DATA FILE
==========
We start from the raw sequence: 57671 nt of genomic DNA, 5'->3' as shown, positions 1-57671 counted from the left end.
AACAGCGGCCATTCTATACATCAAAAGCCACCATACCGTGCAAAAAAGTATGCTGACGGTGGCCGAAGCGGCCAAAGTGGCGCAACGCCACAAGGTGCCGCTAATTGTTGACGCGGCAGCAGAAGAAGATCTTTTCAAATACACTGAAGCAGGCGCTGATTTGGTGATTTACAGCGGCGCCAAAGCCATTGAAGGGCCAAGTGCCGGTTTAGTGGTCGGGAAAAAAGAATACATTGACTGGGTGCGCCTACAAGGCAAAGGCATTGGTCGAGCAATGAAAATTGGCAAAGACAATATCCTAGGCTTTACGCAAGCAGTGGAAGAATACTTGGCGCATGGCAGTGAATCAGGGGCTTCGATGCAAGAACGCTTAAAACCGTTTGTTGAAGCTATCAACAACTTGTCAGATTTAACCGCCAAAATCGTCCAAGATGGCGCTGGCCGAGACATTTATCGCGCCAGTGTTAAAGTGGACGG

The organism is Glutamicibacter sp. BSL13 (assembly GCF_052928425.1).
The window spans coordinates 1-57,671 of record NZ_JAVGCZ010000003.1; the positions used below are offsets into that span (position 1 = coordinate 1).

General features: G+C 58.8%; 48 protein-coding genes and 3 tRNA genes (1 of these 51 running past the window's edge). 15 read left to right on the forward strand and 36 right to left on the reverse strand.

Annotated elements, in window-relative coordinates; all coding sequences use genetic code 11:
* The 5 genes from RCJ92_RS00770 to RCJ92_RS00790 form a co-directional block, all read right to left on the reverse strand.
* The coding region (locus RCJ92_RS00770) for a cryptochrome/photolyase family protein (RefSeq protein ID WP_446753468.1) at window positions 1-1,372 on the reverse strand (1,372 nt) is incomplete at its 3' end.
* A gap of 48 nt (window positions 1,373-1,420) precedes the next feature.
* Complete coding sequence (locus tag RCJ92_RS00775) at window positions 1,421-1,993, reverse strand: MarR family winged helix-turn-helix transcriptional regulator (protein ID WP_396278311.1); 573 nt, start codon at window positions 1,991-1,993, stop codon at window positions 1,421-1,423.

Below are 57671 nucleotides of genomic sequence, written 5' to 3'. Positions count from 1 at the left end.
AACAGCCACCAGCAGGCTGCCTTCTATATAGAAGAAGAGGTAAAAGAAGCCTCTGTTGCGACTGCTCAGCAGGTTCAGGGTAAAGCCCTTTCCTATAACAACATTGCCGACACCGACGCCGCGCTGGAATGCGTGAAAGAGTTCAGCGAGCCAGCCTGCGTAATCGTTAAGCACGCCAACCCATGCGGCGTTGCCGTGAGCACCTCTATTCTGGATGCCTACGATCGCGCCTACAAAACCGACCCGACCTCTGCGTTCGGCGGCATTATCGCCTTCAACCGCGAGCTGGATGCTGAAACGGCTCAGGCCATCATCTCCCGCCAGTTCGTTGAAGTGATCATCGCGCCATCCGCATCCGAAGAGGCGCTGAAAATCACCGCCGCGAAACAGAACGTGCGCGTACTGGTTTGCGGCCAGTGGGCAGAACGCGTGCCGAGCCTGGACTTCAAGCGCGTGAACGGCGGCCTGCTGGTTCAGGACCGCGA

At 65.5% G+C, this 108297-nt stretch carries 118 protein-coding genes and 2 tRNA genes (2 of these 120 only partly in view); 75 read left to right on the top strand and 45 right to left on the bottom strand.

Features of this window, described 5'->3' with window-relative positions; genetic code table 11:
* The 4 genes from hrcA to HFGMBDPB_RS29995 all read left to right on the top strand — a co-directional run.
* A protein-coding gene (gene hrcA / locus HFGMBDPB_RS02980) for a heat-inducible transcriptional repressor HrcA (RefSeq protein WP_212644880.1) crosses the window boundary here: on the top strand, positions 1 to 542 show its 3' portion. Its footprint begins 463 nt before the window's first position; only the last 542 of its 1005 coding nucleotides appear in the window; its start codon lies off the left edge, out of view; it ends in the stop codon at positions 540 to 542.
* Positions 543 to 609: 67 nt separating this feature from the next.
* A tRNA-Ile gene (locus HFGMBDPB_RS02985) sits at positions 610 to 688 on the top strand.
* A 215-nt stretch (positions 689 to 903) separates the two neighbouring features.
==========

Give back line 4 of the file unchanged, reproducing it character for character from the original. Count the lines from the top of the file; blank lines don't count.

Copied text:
The window spans coordinates 1-57,671 of record NZ_JAVGCZ010000003.1; the positions used below are offsets into that span (position 1 = coordinate 1).